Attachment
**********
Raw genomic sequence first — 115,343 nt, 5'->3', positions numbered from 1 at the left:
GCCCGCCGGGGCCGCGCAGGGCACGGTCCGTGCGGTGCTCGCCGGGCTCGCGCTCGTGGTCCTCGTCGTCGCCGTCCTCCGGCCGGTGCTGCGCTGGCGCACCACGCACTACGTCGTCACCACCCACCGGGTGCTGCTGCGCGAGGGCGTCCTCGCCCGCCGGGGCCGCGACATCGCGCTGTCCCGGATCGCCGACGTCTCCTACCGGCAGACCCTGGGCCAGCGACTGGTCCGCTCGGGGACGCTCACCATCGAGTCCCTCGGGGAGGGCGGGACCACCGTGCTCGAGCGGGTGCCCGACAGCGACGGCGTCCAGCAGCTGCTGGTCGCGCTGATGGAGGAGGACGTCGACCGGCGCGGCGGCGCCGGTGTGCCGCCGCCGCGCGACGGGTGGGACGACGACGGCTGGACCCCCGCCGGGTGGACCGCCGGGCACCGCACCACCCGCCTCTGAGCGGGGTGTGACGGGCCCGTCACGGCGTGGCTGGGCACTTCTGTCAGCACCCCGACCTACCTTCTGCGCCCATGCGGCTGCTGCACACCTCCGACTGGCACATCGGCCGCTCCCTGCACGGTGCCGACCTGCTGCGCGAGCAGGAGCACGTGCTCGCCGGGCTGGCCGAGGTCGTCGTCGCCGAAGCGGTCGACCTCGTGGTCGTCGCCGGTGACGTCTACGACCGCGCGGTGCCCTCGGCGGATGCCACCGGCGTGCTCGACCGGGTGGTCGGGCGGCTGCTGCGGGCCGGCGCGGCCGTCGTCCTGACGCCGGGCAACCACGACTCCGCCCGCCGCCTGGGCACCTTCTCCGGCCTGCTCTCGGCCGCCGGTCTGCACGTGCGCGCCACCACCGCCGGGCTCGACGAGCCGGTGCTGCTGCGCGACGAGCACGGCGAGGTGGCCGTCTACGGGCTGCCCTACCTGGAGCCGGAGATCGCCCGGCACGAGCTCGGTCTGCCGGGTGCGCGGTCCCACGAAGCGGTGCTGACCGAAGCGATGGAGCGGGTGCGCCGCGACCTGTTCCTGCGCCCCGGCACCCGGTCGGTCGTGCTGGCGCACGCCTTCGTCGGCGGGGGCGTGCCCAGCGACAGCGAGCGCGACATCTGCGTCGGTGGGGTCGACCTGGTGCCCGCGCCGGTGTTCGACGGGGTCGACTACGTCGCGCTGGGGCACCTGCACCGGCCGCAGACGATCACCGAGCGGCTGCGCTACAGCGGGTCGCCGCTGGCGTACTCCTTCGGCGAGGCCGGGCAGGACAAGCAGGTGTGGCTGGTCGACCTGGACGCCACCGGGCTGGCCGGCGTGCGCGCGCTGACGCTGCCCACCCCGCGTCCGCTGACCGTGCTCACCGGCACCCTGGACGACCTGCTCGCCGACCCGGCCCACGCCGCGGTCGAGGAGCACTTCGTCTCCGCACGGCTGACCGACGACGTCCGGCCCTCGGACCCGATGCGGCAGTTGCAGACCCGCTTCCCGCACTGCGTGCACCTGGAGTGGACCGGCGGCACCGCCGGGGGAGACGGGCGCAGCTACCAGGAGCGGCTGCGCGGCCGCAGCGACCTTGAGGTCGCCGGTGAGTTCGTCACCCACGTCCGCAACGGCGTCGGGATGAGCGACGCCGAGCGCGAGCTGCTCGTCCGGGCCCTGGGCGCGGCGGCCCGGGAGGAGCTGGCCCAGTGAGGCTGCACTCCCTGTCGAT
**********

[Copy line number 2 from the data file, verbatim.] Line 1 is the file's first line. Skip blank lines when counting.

GCCCGCCGGGGCCGCGCAGGGCACGGTCCGTGCGGTGCTCGCCGGGCTCGCGCTCGTGGTCCTCGTCGTCGCCGTCCTCCGGCCGGTGCTGCGCTGGCGCACCACGCACTACGTCGTCACCACCCACCGGGTGCTGCTGCGCGAGGGCGTCCTCGCCCGCCGGGGCCGCGACATCGCGCTGTCCCGGATCGCCGACGTCTCCTACCGGCAGACCCTGGGCCAGCGACTGGTCCGCTCGGGGACGCTCACCATCGAGTCCCTCGGGGAGGGCGGGACCACCGTGCTCGAGCGGGTGCCCGACAGCGACGGCGTCCAGCAGCTGCTGGTCGCGCTGATGGAGGAGGACGTCGACCGGCGCGGCGGCGCCGGTGTGCCGCCGCCGCGCGACGGGTGGGACGACGACGGCTGGACCCCCGCCGGGTGGACCGCCGGGCACCGCACCACCCGCCTCTGAGCGGGGTGTGACGGGCCCGTCACGGCGTGGCTGGGCACTTCTGTCAGCACCCCGACCTACCTTCTGCGCCCATGCGGCTGCTGCACACCTCCGACTGGCACATCGGCCGCTCCCTGCACGGTGCCGACCTGCTGCGCGAGCAGGAGCACGTGCTCGCCGGGCTGGCCGAGGTCGTCGTCGCCGAAGCGGTCGACCTCGTGGTCGTCGCCGGTGACGTCTACGACCGCGCGGTGCCCTCGGCGGATGCCACCGGCGTGCTCGACCGGGTGGTCGGGCGGCTGCTGCGGGCCGGCGCGGCCGTCGTCCTGACGCCGGGCAACCACGACTCCGCCCGCCGCCTGGGCACCTTCTCCGGCCTGCTCTCGGCCGCCGGTCTGCACGTGCGCGCCACCACCGCCGGGCTCGACGAGCCGGTGCTGCTGCGCGACGAGCACGGCGAGGTGGCCGTCTACGGGCTGCCCTACCTGGAGCCGGAGATCGCCCGGCACGAGCTCGGTCTGCCGGGTGCGCGGTCCCACGAAGCGGTGCTGACCGAAGCGATGGAGCGGGTGCGCCGCGACCTGTTCCTGCGCCCCGGCACCCGGTCGGTCGTGCTGGCGCACGCCTTCGTCGGCGGGGGCGTGCCCAGCGACAGCGAGCGCGACATCTGCGTCGGTGGGGTCGACCTGGTGCCCGCGCCGGTGTTCGACGGGGTCGACTACGTCGCGCTGGGGCACCTGCACCGGCCGCAGACGATCACCGAGCGGCTGCGCTACAGCGGGTCGCCGCTGGCGTACTCCTTCGGCGAGGCCGGGCAGGACAAGCAGGTGTGGCTGGTCGACCTGGACGCCACCGGGCTGGCCGGCGTGCGCGCGCTGACGCTGCCCACCCCGCGTCCGCTGACCGTGCTCACCGGCACCCTGGACGACCTGCTCGCCGACCCGGCCCACGCCGCGGTCGAGGAGCACTTCGTCTCCGCACGGCTGACCGACGACGTCCGGCCCTCGGACCCGATGCGGCAGTTGCAGACCCGCTTCCCGCACTGCGTGCACCTGGAGTGGACCGGCGGCACCGCCGGGGGAGACGGGCGCAGCTACCAGGAGCGGCTGCGCGGCCGCAGCGACCTTGAGGTCGCCGGTGAGTTCGTCACCCACGTCCGCAACGGCGTCGGGATGAGCGACGCCGAGCGCGAGCTGCTCGTCCGGGCCCTGGGCGCGGCGGCCCGGGAGGAGCTGGCCCAGTGAGGCTGCACTCCCTGTCGAT